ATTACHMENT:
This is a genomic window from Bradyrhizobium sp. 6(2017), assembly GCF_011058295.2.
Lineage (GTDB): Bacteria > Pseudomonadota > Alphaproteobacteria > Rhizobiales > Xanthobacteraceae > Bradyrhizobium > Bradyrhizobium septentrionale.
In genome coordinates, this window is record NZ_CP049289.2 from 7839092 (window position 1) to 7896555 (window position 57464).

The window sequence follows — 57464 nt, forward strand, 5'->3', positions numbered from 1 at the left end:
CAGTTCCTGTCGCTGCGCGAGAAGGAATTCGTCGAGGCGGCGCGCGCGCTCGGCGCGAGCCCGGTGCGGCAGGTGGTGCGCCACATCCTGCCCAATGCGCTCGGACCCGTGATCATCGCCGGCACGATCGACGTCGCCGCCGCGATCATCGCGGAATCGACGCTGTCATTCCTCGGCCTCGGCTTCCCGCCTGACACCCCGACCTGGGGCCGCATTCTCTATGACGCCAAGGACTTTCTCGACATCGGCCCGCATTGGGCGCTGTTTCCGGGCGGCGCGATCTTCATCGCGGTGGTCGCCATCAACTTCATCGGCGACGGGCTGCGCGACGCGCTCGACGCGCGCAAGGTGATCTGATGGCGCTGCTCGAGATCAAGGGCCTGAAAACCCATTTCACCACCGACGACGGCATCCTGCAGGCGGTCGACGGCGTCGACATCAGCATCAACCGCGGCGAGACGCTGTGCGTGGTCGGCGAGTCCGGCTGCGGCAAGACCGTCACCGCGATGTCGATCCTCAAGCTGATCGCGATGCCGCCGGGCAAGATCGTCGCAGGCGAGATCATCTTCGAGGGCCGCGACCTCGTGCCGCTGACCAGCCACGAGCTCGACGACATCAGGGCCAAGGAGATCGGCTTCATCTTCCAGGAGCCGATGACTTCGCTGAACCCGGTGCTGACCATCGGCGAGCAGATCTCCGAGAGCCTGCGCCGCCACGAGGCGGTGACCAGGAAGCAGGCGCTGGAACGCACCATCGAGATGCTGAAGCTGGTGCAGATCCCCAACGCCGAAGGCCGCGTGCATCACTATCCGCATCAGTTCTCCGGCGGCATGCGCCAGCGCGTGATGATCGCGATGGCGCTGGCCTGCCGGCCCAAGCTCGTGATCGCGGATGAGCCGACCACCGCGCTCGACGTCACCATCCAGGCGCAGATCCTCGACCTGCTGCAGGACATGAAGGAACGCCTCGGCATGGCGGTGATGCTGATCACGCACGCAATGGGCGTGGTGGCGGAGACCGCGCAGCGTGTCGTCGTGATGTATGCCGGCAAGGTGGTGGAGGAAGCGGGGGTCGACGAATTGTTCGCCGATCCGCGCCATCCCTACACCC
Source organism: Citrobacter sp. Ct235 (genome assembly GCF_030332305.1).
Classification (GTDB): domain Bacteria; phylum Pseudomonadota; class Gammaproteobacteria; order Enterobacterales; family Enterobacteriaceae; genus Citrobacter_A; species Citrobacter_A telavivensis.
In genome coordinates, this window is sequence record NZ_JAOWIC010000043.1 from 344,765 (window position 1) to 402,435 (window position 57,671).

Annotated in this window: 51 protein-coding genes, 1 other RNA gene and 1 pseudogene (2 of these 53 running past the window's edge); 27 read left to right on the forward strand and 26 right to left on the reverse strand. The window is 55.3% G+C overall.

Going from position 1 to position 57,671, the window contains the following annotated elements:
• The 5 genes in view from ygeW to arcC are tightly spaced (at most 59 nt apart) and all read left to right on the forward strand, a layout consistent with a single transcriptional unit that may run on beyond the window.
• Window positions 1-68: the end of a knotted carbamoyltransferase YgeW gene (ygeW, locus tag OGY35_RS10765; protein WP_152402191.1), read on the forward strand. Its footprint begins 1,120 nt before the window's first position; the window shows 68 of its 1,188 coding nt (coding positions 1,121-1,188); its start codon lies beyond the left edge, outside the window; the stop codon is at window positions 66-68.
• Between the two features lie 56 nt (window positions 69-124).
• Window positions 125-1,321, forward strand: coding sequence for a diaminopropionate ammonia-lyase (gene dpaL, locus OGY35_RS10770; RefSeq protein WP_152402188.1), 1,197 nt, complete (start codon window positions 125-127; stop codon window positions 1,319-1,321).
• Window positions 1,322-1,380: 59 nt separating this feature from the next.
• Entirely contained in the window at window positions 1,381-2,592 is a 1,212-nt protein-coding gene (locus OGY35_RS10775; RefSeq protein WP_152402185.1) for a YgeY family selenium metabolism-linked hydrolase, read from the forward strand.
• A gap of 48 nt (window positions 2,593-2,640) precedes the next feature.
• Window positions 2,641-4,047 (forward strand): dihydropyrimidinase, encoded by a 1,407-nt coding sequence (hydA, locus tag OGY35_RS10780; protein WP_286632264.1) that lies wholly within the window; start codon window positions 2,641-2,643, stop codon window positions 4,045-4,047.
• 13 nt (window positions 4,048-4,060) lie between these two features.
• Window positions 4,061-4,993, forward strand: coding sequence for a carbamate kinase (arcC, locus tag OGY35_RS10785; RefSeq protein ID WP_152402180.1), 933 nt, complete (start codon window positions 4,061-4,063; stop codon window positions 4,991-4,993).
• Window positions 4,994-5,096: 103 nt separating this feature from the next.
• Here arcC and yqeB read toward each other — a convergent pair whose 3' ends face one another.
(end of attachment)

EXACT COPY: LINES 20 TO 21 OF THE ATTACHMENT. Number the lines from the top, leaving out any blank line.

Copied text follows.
• Window positions 4,061-4,993, forward strand: coding sequence for a carbamate kinase (arcC, locus tag OGY35_RS10785; RefSeq protein ID WP_152402180.1), 933 nt, complete (start codon window positions 4,061-4,063; stop codon window positions 4,991-4,993).
• Window positions 4,994-5,096: 103 nt separating this feature from the next.